Deputy Geoff Southern said the remuneration for the NED role at the Jersey Development Company, which pays £22,000 for at least 15 days of work, was particularly disappointing given that the States Assembly had recently rejected his call to up the minimum wage from £8.32 to £10 per hour.
He said: ‘They are prepared to pay out the “going rate” for those who are earning lots of money, but not prepared to pay for ordinary workers.’
Treasury Minister Susie Pinel described the remuneration as the ‘going rate’ for a senior NED role during a States debate two weeks ago.
Working the 15 days – the minimum the role requires – equates to £1,467 a day, or £183 an hour for an eight-hour shift.
Deputy Southern had brought a proposition to increase the Island’s minimum wage to £10 by 2022, but the move was rejected by 25 votes to 20 last month. The government announced in April that it would be carrying out a six-week consultation to review the process for setting and increasing the minimum wage.
‘It illustrates the gap between the rich and poor,’ said Deputy Southern, who added: ‘We cannot afford not to increase the minimum wage.’
At the last States sitting some Members said the level of payment for the non-executive role was problematic but others argued the debate undermined the candidate.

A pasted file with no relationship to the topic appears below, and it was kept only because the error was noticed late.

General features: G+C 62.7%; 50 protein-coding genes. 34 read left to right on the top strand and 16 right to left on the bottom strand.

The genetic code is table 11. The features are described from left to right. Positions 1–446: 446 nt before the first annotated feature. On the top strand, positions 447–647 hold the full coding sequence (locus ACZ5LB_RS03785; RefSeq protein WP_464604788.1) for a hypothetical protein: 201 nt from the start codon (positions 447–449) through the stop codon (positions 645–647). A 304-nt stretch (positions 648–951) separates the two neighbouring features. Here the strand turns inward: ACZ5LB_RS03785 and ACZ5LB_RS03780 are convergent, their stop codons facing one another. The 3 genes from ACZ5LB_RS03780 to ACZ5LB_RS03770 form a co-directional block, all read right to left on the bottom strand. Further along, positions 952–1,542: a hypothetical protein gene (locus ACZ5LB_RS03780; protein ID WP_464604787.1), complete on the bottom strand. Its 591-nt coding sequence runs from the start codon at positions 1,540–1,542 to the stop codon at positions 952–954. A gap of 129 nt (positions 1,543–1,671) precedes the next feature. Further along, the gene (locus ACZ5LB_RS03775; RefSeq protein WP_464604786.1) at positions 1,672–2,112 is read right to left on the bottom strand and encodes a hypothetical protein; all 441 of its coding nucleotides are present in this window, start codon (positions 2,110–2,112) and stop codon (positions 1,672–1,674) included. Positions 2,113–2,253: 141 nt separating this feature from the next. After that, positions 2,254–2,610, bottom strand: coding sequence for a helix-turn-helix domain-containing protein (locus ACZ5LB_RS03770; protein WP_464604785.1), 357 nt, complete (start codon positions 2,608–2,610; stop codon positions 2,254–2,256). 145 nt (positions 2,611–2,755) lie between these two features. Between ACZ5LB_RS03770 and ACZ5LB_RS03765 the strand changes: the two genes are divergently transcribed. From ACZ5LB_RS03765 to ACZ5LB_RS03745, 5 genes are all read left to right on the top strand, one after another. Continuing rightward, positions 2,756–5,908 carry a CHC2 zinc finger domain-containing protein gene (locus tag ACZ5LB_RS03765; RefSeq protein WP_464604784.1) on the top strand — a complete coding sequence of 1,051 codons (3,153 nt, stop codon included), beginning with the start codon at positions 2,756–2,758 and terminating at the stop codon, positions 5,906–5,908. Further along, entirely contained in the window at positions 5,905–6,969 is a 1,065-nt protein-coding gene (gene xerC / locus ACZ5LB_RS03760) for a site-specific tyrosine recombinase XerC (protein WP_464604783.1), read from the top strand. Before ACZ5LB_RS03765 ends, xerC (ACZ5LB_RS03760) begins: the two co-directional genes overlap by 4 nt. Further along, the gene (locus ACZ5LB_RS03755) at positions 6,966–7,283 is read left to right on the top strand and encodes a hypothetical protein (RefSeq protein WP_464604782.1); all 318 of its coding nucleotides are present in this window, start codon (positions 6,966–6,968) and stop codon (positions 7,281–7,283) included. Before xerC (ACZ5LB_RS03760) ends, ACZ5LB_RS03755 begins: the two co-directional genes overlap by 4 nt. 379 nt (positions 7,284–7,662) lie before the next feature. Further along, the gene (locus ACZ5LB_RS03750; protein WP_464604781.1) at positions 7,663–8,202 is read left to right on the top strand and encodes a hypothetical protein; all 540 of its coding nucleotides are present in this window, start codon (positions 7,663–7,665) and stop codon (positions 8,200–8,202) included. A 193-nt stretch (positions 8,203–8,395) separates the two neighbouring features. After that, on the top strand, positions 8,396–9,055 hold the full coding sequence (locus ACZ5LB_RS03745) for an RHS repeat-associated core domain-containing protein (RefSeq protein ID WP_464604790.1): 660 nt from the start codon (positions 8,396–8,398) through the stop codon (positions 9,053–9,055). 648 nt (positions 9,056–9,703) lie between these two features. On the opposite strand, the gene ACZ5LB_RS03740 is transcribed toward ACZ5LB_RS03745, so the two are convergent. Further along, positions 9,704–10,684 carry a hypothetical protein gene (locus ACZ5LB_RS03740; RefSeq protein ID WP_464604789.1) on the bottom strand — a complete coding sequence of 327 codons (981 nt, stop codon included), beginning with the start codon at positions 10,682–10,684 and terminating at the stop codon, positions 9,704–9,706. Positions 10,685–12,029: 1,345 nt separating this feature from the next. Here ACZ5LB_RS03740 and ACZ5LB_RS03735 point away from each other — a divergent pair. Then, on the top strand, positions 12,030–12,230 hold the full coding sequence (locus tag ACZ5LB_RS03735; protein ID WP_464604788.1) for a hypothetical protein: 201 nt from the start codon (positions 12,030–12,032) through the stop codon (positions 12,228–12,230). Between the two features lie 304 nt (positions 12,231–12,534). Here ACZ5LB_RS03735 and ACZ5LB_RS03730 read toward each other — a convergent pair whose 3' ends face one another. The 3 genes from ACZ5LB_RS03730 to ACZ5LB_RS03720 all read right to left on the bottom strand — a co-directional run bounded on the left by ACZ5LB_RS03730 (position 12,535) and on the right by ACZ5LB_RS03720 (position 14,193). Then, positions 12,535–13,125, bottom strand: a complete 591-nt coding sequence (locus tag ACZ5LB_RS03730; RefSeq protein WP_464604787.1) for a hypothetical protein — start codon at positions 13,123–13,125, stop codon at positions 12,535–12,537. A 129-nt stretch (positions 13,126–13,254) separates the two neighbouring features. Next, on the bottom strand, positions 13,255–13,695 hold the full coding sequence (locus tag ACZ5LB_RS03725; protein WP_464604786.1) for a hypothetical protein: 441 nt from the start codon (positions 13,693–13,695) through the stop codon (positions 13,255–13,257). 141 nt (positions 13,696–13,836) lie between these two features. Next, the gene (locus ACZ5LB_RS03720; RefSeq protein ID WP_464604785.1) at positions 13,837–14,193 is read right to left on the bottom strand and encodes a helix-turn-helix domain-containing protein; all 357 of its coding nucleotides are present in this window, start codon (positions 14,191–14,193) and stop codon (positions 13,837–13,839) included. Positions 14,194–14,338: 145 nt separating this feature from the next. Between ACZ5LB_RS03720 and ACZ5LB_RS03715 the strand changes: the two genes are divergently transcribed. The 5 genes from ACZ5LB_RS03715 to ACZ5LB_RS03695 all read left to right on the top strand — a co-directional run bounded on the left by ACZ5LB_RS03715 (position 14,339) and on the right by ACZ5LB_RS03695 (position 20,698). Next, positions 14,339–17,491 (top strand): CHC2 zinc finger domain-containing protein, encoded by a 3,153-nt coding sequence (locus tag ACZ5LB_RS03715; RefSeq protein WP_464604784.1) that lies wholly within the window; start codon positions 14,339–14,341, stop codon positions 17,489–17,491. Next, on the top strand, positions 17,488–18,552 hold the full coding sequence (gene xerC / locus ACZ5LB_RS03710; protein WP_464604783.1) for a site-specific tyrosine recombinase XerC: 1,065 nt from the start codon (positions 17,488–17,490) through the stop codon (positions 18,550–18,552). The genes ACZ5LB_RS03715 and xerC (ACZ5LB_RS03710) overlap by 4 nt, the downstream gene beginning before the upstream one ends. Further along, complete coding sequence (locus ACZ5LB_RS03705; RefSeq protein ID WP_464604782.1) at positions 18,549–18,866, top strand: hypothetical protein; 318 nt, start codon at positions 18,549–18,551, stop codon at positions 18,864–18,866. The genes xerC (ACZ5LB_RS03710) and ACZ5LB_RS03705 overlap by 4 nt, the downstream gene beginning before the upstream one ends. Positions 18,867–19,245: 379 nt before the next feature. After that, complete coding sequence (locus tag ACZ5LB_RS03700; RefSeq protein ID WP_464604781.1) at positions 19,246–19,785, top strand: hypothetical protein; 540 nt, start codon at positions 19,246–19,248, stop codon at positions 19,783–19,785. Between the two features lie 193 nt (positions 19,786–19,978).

Carolyn Dwyer, a former director of built environment for the City of London, was appointed to the JDC board by 35 votes to seven, with one abstention. Senator Sam Mézec, Constable Sadie Le Sueur-Rennard and Deputies Southern, Mike Higgins, Carina Alves, Rob Ward and Kirsten Morel voted against the appointment, while Deputy John Young abstained.
The payment that comes with the position is ‘£22,000 for a minimum of 15 days commitment per annum’ for three years, according to the nomination proposal – a level set in 2018 that has not changed.
The proposition described the non-executive director of Shoreham Port Authority as a candidate ‘of extremely high calibre’ who ‘will bring with her a very strong set of skills, expertise and experience’.
Deputy Inna Gardiner, who chairs the Public Accounts Committee, said: ‘I do believe the proposed appointment is incredibly talented, has an impressive track record and will bring diversity to the board.’
However, she queried how many applicants from Jersey there had been and the composition of the JDC’s board. Deputy Pinel, who recommended the appointment, responded that there were a small number of Jersey candidates who had been long-listed. The board numbered five Jersey residents and two non-Jersey residents, she said, and risked ‘becoming too insular’ with an Island appointment. Deputy Pinel added that from her experience, these directors did ‘far more’ than the minimum specified by their contract.
‘We should not be dragging extremely competent candidates through such public criticism,’ she added.
Deputy Higgins said: ‘Yes they are qualified, but when we cannot pay people a living wage in this Island I find it totally unacceptable.’